• Show fails on almost every level.

    It is common knowledge that for a show to be successful you need at least one character that the audience not only relates to, but can get behind, can use as their avatar on message boards and can quote their lines among their inner circles of friends. Seinfeld had Kramer, How I Met Your Mother has Barney, the Philanthropist has.....yeah, nobody. I don't go to the water cooler much but I doubt anybody was standing around the perimeter of it discussing the bartender's "witty" dialogue.

    The show has two accomplished actors in Jesse L. Martin (Law and Order) and Neve Campbell (Scream) who barely get any screen time. They commanded the viewer's attention and seemed genuine in their almost villainous business efforts while the audience got the opportunity to see them, but instead of this being the focal point of the program The Philanthropist opted to have the star Teddy Rist in the same scenario with some African with a gun to his head every other minute.

    Develop a supporting cast because James Purefoy lacks the charisma or jovial nature to maintain viewer interest for even two seconds, let alone an entire episode. Have situations that the viewer can get excited about, maybe throw in a few explosions or special effects to lighten up the screen from the dull-natured acting the star brings. But do something because this show has zero appeal to any demographic.moreless
  • Interesting hook...

    I kind of liked it, and the premise definitely got my attention.

    In this introduction "Teddy Rist" decides to use his power for good and not evil! Now, this COULD be a real groaner except for the performances, which I thought were excellent. Other than Neve Campbell I have never heard of anyone, which is good. It doesn't give me any preconceived notions of what "should be" in their performances. And I enjoyed them all.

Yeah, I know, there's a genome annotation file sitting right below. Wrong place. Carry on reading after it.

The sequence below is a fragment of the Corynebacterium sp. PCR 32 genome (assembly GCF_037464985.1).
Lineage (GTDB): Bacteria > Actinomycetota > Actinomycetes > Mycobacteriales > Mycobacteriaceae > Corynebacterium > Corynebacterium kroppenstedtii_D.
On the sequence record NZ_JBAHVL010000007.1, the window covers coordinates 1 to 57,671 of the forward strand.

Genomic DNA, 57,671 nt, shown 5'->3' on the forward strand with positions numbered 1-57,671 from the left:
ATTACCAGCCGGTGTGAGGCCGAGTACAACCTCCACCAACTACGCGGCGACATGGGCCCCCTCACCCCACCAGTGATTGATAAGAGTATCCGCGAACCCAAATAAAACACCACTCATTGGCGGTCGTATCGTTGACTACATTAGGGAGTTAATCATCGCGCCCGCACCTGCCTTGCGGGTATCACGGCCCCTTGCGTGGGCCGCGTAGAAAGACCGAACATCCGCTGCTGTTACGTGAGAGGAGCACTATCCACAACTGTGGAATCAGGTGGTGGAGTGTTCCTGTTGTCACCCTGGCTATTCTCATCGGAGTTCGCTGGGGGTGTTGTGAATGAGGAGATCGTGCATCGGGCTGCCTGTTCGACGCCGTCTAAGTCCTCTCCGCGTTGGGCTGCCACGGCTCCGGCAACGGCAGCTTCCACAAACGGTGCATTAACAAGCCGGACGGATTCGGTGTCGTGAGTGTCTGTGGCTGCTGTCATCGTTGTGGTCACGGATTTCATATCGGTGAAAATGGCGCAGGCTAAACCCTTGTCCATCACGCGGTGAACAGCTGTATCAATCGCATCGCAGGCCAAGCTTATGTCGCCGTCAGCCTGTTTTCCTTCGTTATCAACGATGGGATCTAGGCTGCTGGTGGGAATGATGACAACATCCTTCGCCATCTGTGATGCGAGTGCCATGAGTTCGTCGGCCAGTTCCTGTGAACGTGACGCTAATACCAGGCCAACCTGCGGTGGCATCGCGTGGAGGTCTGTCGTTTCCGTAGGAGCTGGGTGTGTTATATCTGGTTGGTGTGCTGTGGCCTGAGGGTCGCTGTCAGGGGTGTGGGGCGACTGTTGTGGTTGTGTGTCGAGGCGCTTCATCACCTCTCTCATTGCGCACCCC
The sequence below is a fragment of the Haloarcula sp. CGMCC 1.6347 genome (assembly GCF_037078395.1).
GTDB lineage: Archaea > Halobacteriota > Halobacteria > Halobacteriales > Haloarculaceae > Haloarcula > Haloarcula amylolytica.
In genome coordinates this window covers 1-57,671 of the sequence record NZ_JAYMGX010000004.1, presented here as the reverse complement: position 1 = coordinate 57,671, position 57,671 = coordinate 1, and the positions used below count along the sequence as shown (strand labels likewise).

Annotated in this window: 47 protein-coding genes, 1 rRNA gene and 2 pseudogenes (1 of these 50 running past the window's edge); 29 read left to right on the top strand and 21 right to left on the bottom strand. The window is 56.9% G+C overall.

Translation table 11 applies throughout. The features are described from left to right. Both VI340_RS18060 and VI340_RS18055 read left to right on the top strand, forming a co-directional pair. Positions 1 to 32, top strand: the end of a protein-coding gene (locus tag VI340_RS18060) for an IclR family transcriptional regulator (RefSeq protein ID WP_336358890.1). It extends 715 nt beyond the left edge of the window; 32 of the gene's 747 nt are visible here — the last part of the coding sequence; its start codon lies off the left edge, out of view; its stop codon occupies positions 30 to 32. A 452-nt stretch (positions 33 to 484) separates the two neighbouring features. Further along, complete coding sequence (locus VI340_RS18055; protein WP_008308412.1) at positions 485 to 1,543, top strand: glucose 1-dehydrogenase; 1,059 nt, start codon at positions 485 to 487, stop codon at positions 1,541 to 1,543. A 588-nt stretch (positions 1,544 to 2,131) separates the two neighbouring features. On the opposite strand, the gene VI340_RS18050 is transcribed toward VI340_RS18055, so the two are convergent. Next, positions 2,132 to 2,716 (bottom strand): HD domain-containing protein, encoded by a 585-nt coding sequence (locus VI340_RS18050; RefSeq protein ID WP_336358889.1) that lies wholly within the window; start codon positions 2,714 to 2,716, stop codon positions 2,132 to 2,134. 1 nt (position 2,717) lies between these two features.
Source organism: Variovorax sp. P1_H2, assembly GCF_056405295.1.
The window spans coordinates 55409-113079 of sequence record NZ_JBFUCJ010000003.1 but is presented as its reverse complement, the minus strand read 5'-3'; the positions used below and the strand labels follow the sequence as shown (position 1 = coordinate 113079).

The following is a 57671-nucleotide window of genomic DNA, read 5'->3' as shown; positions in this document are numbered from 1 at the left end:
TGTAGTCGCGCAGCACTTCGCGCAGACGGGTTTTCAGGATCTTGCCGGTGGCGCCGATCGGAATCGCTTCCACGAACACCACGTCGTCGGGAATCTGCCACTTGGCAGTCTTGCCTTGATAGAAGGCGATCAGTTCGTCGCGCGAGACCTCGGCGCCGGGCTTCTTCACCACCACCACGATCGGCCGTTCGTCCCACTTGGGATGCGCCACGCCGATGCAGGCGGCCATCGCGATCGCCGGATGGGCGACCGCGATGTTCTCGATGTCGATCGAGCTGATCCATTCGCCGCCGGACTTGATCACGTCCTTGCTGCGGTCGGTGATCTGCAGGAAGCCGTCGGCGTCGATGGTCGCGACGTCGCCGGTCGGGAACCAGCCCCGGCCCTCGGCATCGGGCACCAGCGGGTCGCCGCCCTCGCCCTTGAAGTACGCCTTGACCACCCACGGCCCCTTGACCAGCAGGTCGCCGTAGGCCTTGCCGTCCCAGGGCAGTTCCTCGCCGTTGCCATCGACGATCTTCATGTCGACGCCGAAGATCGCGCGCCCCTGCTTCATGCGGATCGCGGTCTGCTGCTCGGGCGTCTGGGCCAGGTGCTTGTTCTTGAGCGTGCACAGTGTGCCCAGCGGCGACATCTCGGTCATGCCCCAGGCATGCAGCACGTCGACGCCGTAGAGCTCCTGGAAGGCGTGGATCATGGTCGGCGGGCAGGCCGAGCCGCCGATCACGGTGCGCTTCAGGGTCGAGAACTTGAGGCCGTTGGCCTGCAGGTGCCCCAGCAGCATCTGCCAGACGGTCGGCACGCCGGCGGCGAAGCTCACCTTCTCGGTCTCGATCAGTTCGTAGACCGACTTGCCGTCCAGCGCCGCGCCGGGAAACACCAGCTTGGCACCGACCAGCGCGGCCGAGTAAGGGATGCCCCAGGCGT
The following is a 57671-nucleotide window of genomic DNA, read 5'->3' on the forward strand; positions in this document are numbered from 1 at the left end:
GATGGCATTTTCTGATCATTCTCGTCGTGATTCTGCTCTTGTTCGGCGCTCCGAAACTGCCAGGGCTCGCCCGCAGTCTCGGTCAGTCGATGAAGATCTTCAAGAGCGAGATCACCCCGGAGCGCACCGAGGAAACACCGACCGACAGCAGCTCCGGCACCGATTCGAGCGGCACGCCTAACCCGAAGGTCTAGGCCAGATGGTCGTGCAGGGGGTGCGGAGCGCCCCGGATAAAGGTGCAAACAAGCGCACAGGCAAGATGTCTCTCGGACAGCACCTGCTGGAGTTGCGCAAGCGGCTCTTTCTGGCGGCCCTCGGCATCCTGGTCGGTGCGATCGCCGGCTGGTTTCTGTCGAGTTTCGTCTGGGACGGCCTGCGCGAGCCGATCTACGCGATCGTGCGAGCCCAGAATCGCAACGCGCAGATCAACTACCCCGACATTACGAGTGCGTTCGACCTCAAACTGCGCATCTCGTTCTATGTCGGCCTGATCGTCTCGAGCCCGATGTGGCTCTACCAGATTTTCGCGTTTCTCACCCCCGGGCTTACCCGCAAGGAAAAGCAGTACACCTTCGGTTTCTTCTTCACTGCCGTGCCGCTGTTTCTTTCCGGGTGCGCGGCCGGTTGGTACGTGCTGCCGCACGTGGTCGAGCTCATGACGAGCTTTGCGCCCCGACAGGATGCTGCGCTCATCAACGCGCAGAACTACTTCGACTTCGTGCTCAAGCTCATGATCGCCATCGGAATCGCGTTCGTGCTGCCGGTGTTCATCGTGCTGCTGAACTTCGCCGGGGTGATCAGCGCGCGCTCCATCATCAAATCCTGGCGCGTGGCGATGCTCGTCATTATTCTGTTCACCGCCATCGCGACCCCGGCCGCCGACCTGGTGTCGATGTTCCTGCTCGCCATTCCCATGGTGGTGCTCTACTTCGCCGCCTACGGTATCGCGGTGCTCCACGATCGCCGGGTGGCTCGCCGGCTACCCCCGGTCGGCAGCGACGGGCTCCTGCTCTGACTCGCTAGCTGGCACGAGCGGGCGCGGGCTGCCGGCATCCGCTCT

I especially enjoyed James Purfoy, on whom, a lot rests in this mini-series. Not only is he portraying a rich do-gooder, his do-gooding (sorry for the poetic license!) could be a horribly misguided attempt to make up for events or failures in his personal life which include his ex-wife and dead son. But for the most part he keeps it on track and in the realm of believable TV in a performance that spans poignant to wittily humourous.

    I loved the photography and genuine settings and just hope the producers and writers never exploit this avenue, or make it gratuitous.

    TV critics are all over the place with their reviews. I rarely listen to critics because I often think they are either paid lackeys, or they are looking for something that I, as an ordinary viewer could care less about. I care about a good story and this series offers something out of the mold...finally! Too bad...I understand from critics that NBC didn't commit to a full series, or even intend that it MIGHT return full time.

    If a network won't commit on its offerings...should we??....moreless

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Trivia, Notes, Quotes and Allusions


  • TRIVIA (1)

    • Featured Music:

      "International" by Baaba Mall
      "Guero Canelo" by Calexico
      "Interlude-Libation, The Water Ritual" by Bela Fleck
      "Kothbiro" by Ayub Ogaga
      "Dicholo" by Ayub Ogada, Gavyn Wright
      & London Session Orchestra
      "Englishman In New York" by Sting
      "Draman" by Wasis Diop
      "BulaMa Min" by Orchestra Baobab
      "Down Under" by Colin Hay
      "Kalan Niege" by Isas Bagoyoga
      "Bye Bye Baby" by The Donkeys

  • QUOTES (3)

    • Teddy: (voice-over) I'd spent my life watching from a distance. From behind tinted glass. And you know what? I just couldn't do it anymore. So I stepped out.

    • Teddy: (voice-over) You have to understand, I am so not the heroic type. Reckless, yes. Superman? Hardly.

    • Teddy: (voice-over) Happiness. Happiness is the art of living well. And these days, not many people are living well. And the few who are, well, to me, they don't seem very happy. I'm happy, most of the time. Well, to be honest, I have more than my share of demons. And sometimes they chase me, and sometimes I chase them.

  • NOTES (0)